A report released by the World Justice Project—a 3-year-old initiative sponsored by the ABA and a number of other organizations representing various disciplines—says the United States lags behind other leading developed nations on all but one of nine key measures of adherence to the rule of law. The findings for each country are based on surveys of some 1,000 residents in three leading cities as well as experts in the law and other disciplines . . . The good news is that the U.S. ranks no lower than 11th among 35 countries covered by the index on any of nine key rule of law principles.At the heart of what I consider a low rating is the failure of the United States legal system to provide adequate access to justice for our citizens. The inability to provide access to the courts undermines our claim as a nation to be the beacon of the rule of law.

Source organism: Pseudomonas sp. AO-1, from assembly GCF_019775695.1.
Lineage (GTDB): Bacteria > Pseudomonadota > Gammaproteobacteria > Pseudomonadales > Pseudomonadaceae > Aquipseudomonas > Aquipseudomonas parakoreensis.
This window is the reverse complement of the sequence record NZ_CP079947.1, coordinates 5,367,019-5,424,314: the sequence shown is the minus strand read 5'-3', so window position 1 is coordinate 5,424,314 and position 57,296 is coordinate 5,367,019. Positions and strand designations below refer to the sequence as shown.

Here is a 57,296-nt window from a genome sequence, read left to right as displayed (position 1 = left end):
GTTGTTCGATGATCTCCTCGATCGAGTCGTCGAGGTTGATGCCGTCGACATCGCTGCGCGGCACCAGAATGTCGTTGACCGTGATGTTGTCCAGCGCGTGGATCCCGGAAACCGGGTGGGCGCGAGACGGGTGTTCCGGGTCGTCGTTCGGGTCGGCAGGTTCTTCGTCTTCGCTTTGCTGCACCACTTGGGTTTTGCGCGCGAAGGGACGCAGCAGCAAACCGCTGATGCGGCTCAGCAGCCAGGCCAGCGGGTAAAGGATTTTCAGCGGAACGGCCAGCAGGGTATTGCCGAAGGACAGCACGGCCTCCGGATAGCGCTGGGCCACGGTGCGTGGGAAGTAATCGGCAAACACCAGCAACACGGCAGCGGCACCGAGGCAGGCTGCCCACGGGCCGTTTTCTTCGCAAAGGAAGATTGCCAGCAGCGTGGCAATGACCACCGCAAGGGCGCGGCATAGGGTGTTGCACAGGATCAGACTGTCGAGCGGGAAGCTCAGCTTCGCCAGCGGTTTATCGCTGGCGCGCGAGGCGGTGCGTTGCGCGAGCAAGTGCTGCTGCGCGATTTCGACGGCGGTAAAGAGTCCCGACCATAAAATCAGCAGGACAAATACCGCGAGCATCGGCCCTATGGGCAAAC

The sad thing is that most Americans do not see the problem. In fact, most lawyers probably don't see the problem. Increasingly, even middle-income Americans are unable to access the courts effectively because they cannot afford a lawyer. That means that many of our citizens are systematically deprived of an opportunity to use our admirable judicial system and a body of law that does a pretty good job of protecting rights and ensuring both predictability and fairness. When the legal system is not available to all citizens on an approximately equal basis, the system cannot claim to be characterized by the rule of law. No matter how equal citizens are once they are "before the law," if they can never get there (like the character in Kafka's story of that title) they cannot be said to be treated equally by the system.
The rule of law has many features, but one of them is that all citizens have fair and easy access to the courts and to the benefits of equal laws. Increasingly, that description does not characterize the American legal system.